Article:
At the beginning of Spring Microsoft implored the Xbox faithful to “relive the glory days of the classic arcade” as it launched Games Room - a service that resembled a budget version of Sony’s Home and an excuse for Microsoft to charge for 20 or 30 year old ROMS.
The lacklustre response to Games Room begs the question can home consoles come close to transporting us back to the days of the arcade and more importantly, should they? Isn’t it the video gaming equivalent of watching a silent movie on home cinema system?
Arcades will always hold a special place in my heart. Despite eventually working my way through every home console, the arcades are where my love affair with video games began. Living in a village in the south east I used to get my chance to play the latest games when I’d would go on holidays to UK seaside resorts and trips to the coast. Finding which arcade had Shinobi
in became a regular part of my summer holiday and I fondly remember my brother pleading with me to try out a new fighting game featuring a Russian wrestler and a green monster.
So, despite being fully aware of the demise of the British arcade it was still a shock when late last year I visited Scarborough (a regular family-holiday destination for me) only to see the venues I fondly remembered, packed full of fruit machines and crane games.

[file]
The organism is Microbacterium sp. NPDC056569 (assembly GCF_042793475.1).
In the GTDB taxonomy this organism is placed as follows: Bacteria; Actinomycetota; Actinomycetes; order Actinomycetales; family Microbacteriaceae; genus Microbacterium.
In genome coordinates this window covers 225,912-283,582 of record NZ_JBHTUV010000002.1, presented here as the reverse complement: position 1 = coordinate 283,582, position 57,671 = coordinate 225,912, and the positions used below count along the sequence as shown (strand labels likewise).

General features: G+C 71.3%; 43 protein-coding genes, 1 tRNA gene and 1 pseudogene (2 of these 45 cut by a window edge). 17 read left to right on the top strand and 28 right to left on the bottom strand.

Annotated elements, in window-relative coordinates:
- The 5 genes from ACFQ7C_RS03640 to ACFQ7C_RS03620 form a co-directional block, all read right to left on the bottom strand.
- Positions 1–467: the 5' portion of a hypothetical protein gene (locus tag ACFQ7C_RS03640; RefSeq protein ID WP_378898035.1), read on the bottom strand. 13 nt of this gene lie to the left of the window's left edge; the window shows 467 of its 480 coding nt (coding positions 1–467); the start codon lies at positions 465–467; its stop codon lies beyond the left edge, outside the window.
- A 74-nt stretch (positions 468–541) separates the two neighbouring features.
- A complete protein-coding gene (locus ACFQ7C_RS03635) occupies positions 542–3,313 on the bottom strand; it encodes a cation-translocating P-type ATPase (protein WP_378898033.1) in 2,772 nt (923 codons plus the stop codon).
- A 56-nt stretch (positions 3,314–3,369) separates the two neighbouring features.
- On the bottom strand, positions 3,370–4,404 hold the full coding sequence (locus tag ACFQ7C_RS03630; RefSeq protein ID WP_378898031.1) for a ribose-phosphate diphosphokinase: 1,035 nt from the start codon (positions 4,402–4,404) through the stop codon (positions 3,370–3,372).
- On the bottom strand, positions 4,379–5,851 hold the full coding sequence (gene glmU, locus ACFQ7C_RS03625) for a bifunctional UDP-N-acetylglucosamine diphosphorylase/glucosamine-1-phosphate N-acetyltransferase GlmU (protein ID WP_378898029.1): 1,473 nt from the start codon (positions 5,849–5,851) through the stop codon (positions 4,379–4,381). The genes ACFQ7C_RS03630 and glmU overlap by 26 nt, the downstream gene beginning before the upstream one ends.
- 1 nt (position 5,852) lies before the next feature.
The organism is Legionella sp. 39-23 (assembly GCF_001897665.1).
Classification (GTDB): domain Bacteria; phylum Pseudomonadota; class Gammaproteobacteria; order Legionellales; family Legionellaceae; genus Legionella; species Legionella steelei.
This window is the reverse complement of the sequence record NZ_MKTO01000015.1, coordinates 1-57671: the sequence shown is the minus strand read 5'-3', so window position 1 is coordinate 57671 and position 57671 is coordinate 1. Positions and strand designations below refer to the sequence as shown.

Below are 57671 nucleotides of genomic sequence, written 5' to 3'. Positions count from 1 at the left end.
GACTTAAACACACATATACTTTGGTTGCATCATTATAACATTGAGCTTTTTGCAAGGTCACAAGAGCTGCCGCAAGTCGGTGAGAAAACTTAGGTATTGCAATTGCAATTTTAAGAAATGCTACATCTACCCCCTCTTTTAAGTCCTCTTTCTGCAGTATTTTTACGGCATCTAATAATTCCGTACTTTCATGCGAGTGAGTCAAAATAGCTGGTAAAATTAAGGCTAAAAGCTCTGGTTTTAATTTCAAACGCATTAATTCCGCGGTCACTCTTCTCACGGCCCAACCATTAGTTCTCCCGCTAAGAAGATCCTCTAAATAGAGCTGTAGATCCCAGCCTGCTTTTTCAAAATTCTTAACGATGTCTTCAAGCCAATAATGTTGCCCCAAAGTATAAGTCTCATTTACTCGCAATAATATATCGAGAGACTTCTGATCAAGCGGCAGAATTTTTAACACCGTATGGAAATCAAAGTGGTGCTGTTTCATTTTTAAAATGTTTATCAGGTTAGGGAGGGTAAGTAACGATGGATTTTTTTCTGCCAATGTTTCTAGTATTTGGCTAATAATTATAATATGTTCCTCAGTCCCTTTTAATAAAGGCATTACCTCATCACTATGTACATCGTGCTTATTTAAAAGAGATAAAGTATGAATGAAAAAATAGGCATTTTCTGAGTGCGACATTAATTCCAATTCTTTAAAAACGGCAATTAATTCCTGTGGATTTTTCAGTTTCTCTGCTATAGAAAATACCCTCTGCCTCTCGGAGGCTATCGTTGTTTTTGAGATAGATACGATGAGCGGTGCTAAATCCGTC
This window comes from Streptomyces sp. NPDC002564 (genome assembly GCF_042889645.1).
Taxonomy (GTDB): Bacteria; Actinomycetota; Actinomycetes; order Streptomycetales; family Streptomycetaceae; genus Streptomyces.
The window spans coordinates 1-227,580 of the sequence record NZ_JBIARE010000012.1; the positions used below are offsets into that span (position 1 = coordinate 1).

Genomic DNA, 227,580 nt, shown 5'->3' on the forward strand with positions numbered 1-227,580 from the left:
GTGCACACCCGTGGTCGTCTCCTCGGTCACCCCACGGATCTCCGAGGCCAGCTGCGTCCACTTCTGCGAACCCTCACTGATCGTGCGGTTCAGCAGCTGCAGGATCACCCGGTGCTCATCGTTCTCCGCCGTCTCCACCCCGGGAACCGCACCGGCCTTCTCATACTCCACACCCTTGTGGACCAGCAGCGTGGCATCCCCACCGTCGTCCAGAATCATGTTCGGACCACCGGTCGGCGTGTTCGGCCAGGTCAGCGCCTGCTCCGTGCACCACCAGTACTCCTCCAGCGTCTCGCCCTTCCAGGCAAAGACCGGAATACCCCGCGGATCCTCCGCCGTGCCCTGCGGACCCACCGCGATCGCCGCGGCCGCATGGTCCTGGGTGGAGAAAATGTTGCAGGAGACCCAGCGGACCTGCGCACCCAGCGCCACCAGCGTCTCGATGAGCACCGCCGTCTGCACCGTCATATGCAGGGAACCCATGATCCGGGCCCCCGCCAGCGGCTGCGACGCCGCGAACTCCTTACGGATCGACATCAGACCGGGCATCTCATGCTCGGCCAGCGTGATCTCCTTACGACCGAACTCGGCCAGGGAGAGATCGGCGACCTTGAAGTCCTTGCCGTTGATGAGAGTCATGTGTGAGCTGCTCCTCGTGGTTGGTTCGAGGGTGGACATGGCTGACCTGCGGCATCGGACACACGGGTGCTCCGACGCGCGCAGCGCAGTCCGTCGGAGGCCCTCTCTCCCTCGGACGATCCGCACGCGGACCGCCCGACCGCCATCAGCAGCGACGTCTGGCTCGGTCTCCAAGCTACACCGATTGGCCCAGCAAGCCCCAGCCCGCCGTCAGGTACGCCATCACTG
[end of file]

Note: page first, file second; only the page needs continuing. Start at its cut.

The demise of the traditional arcade and the rise of the home console go hand in hand. Back when Midway and Atari were ruling the scene with the likes of Joust
, gamers had little choice but to play them in the arcades. As the home consoles and PCs improved the need to visit the arcades diminished. The likes of Street Fighter II
bringing gamers into the arcades in the '90s merely highlighted the arcades' flaws as fans realised that playing the game at home was a more cost affective and convenient alternative.
It wasn’t only the processing power that pulled gamers from sticky carpets of the arcades, it was a new breed of games that promoted longevity over a quick fix. While I loved the likes of Golden Axe
and Double Dragon
, their ports to the console exposed why they were designed for the arcades.
They were short and drained coins with ease. The first time I completed Golden Axe
I was amazed by how short it was, but I’d never known it any other way as I couldn’t afford to complete it when it was a coin-op. These games were fun but they were designed to make a profit for the arcade owners.
What’s peculiar is that the spectacular fall in the traditional arcade is very much a western phenomena. In Japan the decline exists but it has been far less dramatic. If the only reason for the death of the arcade was the strength of the home console and the microprocessor then Japan of all places should have felt the bite worse than any country. However, as Brian Ashcraft, senior contributing editor to Kotaku and the author of Arcade Mania
, explains, there is much more to it in Japan.
“A big reason is location. Many arcades are located in prime locations near train stations in big Japanese cities with millions of people. It's easy for players to stop by, play a quick game and leave. Arcades that have the hardest time are those that players must get in their cars and drive to. Why do that when you can play a game at home?”, Ashcraft tells me.